Discussion:
MCFA Relationship Strained?

Heard a rumour that the Caterpillar Mitsubishi relationship may be going through some changes. Any truth? Saw a new 5000lb electric cat that was made in Finland. Anyone have any info?

Doc.
  • Posted 13 Jan 2005 14:14
  • Discussion started by NTOLERANCE
  • Wisconsin, United States
Showing items 1 - 15 of 32 results.
I work on 6 03-04 mitsi fg25k /4g63 with IMPCO Cobra press reg / colmen electronic governors all computer feedback controlled
  • Posted 12 Dec 2007 16:58
  • Reply by richmond
  • British Columbia, Canada
I think the K series engine is the evolution of the original H20. As emissions got tougher and engines had to run hotter they had to eventually switch to an aluminum head. Whenever I look at a K series engine I still see an H20.
  • Posted 12 Dec 2007 13:09
  • Reply by batman
  • Pennsylvania, United States
Batman,
I would agree with you 100% on the H20 Nissan enigine being on of the best. What I'm a bit unsure of is why Nissan stopped making it? Did they just think they could make something better or couldn;t they get it to meet emmissions?
  • Posted 12 Dec 2007 12:23
  • Reply by Toyotaman
  • Rhode Island, United States
OK Toyotaman, here's the skinny on why MCFA no longer uses their own engine to power their forklifts. First, I can't say that all of this is 100% true since the information was gathered from different sources, none of which have first hand knowledge of why the switch actually took place. MCFA had a problem with the Woodward LP system which is still a carbureted system, not fuel injected. The Nissan K engine is fuel injected with a drainable LP vaporizer, which comes with a 3 year warranty. The Woodward system is a JB converter with a massive electronic gadget attached to the back of it to control fuel. Also the 4G engine had some head cracking issues. Another reason is that the Mitsubishi arm that makes the engines has absolutely nothing to do with the Mitsu arm that makes the forklifts, so they are really independent of each other and can make their own decisions. And, the Nissan engine had proved more reliable over the years. Doosan also went away from the Mitsu engine and went to a Hyundai engine for the Tier 3 trucks. My opinion is that there has not been a better performing industrial forklift engine in the past 20 years than the Nissan H20 series, except for maybe, I hate to say the Toyota 4Y which is just as reliable. Probably a good choice on MCFA's part to switch.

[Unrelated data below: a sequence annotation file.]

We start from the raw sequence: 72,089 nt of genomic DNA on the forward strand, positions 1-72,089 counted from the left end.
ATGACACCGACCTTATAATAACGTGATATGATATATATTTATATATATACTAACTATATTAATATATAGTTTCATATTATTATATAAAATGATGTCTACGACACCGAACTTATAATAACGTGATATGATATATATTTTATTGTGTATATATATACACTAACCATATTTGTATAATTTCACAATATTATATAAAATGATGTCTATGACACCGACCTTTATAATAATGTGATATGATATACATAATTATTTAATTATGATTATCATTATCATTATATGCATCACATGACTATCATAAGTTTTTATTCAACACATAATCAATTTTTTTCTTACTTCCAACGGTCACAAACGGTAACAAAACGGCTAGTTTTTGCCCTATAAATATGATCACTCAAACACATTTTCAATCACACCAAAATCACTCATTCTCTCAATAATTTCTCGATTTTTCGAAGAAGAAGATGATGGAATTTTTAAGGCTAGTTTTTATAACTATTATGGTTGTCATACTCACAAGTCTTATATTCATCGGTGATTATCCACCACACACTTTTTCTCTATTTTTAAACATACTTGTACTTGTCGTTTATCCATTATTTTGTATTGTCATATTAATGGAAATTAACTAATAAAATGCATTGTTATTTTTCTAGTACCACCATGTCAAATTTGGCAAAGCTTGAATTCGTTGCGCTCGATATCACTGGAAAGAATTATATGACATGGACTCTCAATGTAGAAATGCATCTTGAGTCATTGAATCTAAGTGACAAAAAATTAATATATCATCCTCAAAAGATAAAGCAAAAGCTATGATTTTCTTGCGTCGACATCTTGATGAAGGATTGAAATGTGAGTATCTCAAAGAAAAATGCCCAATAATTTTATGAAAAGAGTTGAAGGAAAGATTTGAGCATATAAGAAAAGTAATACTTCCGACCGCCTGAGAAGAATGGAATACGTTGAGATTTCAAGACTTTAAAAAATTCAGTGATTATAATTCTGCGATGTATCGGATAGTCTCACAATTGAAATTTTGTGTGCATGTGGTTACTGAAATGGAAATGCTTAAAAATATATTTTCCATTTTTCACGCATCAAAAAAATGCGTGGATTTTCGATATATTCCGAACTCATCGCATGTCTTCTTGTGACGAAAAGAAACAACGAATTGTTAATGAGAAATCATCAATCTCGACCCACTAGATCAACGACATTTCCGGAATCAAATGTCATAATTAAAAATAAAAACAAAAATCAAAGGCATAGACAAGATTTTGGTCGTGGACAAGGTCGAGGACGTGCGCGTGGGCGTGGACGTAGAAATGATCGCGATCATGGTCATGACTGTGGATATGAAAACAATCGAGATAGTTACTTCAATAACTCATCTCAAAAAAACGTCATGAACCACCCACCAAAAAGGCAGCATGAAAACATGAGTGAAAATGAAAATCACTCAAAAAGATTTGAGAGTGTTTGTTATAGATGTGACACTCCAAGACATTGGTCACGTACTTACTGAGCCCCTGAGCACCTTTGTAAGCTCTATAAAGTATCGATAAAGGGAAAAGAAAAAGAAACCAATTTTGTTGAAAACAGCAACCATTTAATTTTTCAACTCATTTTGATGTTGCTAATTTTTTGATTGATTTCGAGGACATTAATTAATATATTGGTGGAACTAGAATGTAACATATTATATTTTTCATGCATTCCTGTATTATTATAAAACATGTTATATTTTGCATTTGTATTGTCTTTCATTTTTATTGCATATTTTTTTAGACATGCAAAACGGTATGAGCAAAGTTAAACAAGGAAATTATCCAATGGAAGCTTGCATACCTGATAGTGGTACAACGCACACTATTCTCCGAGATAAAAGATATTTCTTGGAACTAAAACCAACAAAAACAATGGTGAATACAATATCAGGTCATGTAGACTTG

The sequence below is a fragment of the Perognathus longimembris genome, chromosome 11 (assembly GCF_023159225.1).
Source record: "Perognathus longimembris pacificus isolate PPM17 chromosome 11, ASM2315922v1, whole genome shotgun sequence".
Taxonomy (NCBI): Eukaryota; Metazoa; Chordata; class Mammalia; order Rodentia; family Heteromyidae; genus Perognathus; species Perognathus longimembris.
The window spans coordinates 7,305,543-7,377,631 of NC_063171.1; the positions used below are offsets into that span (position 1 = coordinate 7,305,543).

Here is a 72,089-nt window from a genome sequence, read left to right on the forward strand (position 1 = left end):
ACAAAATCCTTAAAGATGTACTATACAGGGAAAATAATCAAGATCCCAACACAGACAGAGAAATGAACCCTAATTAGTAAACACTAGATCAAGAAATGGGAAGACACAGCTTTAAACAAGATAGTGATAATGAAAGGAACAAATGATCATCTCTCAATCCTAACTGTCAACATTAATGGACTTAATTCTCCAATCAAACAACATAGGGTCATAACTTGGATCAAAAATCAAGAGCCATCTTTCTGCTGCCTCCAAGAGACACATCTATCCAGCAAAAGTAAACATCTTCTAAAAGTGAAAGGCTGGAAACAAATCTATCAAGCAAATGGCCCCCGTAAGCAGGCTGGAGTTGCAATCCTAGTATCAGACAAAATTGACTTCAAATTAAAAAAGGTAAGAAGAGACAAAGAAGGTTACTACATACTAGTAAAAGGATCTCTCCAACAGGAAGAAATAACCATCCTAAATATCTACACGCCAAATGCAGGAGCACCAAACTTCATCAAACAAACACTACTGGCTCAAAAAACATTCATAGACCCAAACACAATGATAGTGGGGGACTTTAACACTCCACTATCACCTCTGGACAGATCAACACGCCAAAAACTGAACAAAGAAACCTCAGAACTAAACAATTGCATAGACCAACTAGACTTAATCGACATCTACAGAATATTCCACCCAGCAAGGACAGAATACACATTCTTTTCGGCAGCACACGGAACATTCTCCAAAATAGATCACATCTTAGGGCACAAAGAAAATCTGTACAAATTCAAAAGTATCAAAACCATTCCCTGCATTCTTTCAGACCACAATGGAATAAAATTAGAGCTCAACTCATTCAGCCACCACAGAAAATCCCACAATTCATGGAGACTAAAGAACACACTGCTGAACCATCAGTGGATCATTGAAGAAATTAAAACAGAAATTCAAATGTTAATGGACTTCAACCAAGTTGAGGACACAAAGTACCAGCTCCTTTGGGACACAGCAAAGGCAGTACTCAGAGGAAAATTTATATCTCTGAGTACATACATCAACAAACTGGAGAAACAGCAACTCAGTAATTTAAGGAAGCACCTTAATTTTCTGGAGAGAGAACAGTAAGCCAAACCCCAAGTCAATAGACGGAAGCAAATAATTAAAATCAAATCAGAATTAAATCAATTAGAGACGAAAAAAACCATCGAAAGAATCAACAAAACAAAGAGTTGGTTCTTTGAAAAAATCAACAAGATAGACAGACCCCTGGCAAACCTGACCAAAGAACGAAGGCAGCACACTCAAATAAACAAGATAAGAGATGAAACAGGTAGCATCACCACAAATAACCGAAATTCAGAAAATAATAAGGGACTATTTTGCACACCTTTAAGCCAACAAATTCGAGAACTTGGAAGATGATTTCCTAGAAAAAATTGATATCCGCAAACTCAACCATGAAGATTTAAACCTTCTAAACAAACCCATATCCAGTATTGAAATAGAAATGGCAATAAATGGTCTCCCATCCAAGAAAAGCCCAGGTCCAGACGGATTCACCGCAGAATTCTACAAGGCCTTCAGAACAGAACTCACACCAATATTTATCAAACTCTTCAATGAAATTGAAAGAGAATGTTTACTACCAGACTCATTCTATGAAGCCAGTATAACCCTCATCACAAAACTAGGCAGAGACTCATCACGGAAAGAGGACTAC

• Posted 12 Dec 2007 12:12
  • Reply by batman
  • Pennsylvania, United States
So I am still waiting to hear from a MCFA guy as to why they do not use the 4G64 engine.
  • Posted 10 Dec 2007 01:34
  • Reply by Toyotaman
  • Rhode Island, United States
I'll have to check into Clark using the Mitsi engine. I actually was not aware of that. Anyway, where is Mechanicsburg?
  • Posted 9 Dec 2007 13:28
  • Reply by batman
  • Pennsylvania, United States
Batman,

Wow what a rant! Stay calm out there in Mechanicsburg. By the way Clark uses the Misti 4G64 engine and it is Tier 3 certified. So why doesn't MCFA use it?
  • Posted 9 Dec 2007 10:37
  • Reply by Toyotaman
  • Rhode Island, United States